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In 2013 I gave myself a photo assignment. Pick 13 subjects, and take 13 snapshots of each… 13x13x13. Turns out this was much more work than I thought. So I’ve been accepting submissions from others. Today’s series of 13 comes to us from Tiny Fish Printing , a custom apparel printing company located near the public market.
T-shirts are an American staple. We all have our favorite one that we wear until our belly button shows through. They’re a great way to show our support for our favorite local institutions… restaurants, bands, clubs, etc. They allow us to show off our creative side, even we don’t have a creative bone in our body. And best of all, they keep us from being naked.
Uh, ok… Let’s just take a look at 13 awesome local t-shirt designs…
Are you looking for gift ideas this holiday season? Here’s one that’s sure to fill any proud homeowner with good cheer. Local artist Kimberly Kllc DiPietro makes awesome little house ornaments out of Sculpey®! There can’t possibly be a better way to commemorate one’s home than with America’s favorite oven-baked clay…
I went to a big expensive university to study art for four years. I’ve traveled to Italy and marveled at the work of the great masters. I’ve gone out of my way to tip-toe through all the fancy art museums and galleries in New York and Toronto.
Earlier in the week I rode my bike down Rochester’s El Camino Trail. I’m not sure why, but art has never taken my breath away quite like this…
In 2013 I gave myself a photo assignment: Take 13 snapshots of 13 different subjects. Early on, someone suggested I do a series of traffic signal boxes – you know, the ones with the murals painted on them? At first I thought the idea was a little too obvious. I also thought many of the murals to be a little cliché. But soon I began to notice these things everywhere I looked. And then I felt like I couldn’t not do it.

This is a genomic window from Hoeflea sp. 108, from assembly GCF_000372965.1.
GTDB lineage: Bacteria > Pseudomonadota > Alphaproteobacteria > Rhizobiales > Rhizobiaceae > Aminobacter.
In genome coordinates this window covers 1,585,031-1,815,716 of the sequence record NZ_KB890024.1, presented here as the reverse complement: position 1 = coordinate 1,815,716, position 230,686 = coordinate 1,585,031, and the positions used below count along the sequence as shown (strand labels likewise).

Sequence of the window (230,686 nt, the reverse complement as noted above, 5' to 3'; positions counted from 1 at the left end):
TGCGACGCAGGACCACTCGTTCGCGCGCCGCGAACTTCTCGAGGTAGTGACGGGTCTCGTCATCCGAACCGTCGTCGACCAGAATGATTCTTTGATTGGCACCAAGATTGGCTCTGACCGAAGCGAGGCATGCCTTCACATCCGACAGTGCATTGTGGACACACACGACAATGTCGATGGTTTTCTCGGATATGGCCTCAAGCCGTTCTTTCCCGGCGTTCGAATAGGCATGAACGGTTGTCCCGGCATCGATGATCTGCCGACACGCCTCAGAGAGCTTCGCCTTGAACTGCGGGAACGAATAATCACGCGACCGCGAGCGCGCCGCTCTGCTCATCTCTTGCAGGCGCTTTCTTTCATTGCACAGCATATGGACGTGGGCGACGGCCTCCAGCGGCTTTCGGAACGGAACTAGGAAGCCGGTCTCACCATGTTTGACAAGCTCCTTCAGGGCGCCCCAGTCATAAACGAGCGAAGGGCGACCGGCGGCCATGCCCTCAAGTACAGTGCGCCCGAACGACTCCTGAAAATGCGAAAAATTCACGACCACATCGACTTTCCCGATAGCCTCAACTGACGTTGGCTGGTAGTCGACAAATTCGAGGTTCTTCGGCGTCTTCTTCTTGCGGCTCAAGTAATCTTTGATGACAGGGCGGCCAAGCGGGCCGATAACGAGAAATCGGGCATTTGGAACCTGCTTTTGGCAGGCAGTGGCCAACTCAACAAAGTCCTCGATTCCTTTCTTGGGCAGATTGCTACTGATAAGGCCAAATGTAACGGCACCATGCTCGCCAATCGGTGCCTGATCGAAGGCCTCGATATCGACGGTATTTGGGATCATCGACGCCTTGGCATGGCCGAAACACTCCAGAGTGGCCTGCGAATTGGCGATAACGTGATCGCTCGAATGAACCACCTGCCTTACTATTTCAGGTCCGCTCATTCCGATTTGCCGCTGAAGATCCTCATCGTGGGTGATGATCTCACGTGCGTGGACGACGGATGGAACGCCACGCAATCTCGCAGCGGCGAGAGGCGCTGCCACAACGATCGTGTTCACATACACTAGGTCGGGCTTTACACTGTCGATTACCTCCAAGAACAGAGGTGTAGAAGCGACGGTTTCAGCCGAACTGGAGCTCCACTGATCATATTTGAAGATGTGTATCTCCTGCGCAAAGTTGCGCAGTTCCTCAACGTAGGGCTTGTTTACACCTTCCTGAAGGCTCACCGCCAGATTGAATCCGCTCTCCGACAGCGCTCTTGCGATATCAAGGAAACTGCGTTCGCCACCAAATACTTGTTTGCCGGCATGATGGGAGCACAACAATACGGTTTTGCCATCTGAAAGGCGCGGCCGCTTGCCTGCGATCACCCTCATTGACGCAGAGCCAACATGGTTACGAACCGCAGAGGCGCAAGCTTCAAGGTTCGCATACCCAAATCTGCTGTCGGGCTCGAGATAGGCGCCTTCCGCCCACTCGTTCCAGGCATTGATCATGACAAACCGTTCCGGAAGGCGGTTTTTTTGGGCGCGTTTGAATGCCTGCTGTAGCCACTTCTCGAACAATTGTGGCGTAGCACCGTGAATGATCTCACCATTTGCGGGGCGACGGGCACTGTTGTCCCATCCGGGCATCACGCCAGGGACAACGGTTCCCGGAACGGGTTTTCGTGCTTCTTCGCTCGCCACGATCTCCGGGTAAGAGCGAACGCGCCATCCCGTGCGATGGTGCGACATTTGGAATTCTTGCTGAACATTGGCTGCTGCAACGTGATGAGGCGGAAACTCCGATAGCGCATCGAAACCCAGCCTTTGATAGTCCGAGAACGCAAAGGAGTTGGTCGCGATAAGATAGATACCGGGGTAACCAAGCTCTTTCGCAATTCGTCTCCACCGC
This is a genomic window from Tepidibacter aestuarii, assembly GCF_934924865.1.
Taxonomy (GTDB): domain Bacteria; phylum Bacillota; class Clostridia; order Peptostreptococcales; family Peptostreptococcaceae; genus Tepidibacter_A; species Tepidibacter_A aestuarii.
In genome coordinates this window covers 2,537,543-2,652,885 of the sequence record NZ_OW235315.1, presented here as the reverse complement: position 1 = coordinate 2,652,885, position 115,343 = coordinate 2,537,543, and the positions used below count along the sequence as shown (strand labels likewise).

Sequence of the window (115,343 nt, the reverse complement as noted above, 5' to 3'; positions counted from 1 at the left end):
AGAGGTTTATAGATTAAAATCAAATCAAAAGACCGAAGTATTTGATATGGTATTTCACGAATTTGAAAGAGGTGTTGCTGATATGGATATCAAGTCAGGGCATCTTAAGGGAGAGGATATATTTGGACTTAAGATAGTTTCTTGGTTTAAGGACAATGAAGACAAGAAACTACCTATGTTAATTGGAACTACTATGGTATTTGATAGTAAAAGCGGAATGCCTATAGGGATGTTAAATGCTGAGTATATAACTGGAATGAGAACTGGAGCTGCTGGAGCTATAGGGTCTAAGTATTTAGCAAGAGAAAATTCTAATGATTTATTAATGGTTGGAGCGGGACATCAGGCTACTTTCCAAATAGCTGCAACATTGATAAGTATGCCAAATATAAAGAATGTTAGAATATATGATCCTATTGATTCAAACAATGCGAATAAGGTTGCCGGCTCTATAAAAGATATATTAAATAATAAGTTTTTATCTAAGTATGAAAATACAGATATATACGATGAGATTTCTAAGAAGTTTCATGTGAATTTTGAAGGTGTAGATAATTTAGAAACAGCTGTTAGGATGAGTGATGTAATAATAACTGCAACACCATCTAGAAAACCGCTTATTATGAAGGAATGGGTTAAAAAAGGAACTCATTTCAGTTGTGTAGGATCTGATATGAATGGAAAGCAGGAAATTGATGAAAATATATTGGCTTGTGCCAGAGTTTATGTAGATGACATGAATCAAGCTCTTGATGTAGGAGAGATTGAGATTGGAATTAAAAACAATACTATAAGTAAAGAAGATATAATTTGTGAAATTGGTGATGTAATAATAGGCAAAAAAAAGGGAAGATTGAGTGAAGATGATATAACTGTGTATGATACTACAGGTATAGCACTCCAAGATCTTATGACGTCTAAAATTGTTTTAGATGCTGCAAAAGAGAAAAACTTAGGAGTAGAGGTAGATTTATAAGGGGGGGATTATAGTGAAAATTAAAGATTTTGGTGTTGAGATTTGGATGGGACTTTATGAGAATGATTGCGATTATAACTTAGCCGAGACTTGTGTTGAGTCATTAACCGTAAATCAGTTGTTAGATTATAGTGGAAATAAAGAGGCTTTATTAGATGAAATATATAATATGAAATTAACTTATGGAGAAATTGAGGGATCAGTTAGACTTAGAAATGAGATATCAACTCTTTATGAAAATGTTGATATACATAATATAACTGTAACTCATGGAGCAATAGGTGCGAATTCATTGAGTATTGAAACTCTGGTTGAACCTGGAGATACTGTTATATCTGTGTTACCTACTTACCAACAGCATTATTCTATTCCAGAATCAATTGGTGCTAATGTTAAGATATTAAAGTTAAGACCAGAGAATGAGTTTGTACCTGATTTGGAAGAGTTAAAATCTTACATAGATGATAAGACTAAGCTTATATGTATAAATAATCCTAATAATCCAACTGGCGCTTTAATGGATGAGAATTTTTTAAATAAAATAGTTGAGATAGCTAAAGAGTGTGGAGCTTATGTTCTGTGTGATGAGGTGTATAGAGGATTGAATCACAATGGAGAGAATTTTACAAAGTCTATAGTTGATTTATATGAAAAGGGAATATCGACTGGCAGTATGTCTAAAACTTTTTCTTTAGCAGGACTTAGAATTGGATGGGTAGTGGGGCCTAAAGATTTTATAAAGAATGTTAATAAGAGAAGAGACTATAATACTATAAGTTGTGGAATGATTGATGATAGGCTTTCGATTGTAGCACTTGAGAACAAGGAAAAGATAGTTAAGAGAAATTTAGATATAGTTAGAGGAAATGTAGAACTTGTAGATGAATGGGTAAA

While they may not be master works of art, these murals are definitely a unique part of our landscape. Some of them are kind of folksy; some are tongue-in-cheek; and many tell a story about the neighborhood. So, with the help of my friend Nicholas Swann , here are 13 of our favorite murals on traffic signal boxes…
Oh, and you’ll notice an extra one at the end. I’ve decided to paint one in my own neighborhood. You can tell me what you think…
I haven’t been able to find anyone who knows exactly when this mural was painted, but it’s been a fixture in Manhattan Square Park for at least 30 years, says Charles Moreland, Executive Director of Rochester Parkour . The outdoor venue has been mostly abandoned for the past 10 years, but its concrete walls and irregular geometry make it ideal for practicing the fine art of Parkour. Charles’ group can often be found moving throughout the park. Yesterday Charles noticed the mural had been covered with a fresh coat of gray paint…
A few months ago we interviewed the local artist known only as Spaceman. You’ve seen the iconic images on the streets of Rochester. Now you can own them (and contribute to two great causes). Proceeds gathered from the sale of these stickers, prints and t-shirts will go towards Spaceman’s efforts to clean up waterways in the Genesee Valley; including the Genesee River and surrounding tributaries. Spaceman also requests that a portion of the proceeds go to RocSubway for the upkeep of the site. Thanks Spaceman!
But don’t wait. Quantities are EXTREMELY limited so grab this stuff while it’s here.